Monday, January 12, 2015

More on fast food in Melbourne children's hospitals

My post on fast food in children's hospitals received a lot of comments.  Here's the latest chapter from Melbourne, an opinion piece in The Age written by Alessandro Demaio.  He says, in part:

As a medical doctor and as a public health scientist working internationally, I can assure Victorians that there is good scientific evidence to support our concerns. This is not about banning or taking away choices in a nanny state. Excluding a US multinational from selling junk food inside our public hospitals is simply sound health policy. It is about sending a clear and consistent message to the community, and particularly young people, about what is healthy. 

Having a McDonald's embedded in a respected, taxpayer-funded institution like the Royal Children's Hospital does wonders for its brand power. McDonald's spent more than $1billion in 2013 alone on advertising junk food and any parent will tell you how powerful the golden arches are when children see them. There is good research showing that having a McDonald's next to hospital clinics makes people think its food is healthier than it is and that eating it will support the hospital. On a clinical level, it is counter-productive, too.

Boiling the public debate down to reductive rhetoric, Mr Andrews said "people who would like to tell parents every single thing they ought do and not do" is "nanny statism" that undermines legitimate government warnings for parents.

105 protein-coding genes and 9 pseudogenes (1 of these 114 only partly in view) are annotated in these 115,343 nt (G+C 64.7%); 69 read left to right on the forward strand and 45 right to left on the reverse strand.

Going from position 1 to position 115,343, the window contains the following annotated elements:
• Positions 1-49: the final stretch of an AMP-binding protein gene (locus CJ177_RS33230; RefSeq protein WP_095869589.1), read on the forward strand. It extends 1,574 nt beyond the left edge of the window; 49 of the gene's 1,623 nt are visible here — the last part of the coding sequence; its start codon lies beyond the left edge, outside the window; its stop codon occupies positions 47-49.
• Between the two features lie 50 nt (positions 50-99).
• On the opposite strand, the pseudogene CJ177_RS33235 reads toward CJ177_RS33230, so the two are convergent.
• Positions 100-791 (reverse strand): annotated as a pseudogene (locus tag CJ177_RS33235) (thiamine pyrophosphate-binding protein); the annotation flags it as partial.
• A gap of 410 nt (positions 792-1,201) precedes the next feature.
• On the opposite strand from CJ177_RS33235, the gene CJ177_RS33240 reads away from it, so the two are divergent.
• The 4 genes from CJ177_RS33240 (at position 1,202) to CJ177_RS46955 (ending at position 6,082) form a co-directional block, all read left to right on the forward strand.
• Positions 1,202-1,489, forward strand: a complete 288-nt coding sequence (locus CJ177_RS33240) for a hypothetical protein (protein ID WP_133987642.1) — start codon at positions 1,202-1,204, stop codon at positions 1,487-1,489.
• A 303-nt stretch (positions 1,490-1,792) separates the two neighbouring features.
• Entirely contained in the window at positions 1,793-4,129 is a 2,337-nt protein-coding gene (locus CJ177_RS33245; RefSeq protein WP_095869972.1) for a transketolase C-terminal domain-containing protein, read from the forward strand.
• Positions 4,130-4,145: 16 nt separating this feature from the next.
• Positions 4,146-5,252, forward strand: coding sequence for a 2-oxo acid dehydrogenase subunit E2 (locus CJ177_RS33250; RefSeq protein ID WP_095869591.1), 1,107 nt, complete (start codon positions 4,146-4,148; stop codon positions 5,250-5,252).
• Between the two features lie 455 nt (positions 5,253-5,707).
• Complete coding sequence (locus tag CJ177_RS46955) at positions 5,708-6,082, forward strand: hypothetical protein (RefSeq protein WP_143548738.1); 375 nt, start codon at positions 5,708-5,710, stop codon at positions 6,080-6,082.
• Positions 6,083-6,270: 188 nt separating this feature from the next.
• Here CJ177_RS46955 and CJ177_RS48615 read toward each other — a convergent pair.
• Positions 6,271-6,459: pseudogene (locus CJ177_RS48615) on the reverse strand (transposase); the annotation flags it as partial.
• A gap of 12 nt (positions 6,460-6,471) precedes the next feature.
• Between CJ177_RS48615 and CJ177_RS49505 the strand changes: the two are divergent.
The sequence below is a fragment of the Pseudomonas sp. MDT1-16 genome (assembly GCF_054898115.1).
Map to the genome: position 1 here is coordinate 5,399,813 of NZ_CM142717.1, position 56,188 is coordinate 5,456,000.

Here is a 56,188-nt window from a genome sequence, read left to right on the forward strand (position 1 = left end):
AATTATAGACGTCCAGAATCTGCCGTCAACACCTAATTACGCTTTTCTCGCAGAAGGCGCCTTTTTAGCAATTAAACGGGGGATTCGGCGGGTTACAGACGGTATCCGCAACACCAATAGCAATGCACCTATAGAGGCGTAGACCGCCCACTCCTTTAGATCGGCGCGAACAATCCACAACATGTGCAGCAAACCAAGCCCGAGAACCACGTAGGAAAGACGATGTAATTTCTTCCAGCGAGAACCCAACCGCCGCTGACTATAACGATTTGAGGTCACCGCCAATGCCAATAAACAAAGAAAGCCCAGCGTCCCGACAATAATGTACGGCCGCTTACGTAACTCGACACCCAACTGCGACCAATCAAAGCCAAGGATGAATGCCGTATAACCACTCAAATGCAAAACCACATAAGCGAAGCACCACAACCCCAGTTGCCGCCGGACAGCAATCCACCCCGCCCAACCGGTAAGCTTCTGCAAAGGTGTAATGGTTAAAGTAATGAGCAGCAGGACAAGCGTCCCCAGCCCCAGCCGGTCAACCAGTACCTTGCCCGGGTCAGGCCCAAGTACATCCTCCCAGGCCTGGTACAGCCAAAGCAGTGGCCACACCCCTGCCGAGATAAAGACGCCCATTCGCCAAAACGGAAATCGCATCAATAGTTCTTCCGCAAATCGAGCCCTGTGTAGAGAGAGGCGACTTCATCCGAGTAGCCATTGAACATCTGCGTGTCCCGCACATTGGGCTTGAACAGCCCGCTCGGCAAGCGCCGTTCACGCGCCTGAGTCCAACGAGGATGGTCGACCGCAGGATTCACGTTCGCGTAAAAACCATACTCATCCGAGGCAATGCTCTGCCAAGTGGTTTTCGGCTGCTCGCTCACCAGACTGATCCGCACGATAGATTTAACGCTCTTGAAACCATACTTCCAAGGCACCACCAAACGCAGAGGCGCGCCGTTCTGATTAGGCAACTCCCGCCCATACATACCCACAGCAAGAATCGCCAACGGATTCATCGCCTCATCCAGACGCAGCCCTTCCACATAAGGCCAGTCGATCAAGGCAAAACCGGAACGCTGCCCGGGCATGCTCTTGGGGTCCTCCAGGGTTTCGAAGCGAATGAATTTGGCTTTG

Mr Andrews has missed the point. This was never about a ban, or creating a "nanny state", or about telling parents what to do. This was and is about a consistent message, defending our world-class public health-care system, and protecting the health of families across our state. It is about having a proper public debate and considering the health of the children in these hospitals, but also the health of the millions of young Victorians increasingly at risk from obesity-related disease. 


jem said...

Better tell the nurses not to be too helpful around the sick kids. Wouldn't want them to learn to be entitled during their stay at the hospital.

Really though, I don't see the big deal with this McDonald's thing. A hospital serves ice cream; I would eat ice cream occasionally regardless. A hospital serves McDonald's; I would eat McDonald's occasionally regardless. I still eat healthy foods most of the time because the hospital's menu has no bearing on my home cooking. I guess it's just easier to shield the public from McDonald's than it is to teach them to steam some broccoli more often, but I dunno. It seems preferable to see someone taught how to make a virtuous decision rather than shield him from having to make the decision in the first place.

Barry Carol said...

I think the name of the game when it comes to unhealthy food that's fun and enjoyable to eat is moderation. Like much else in life.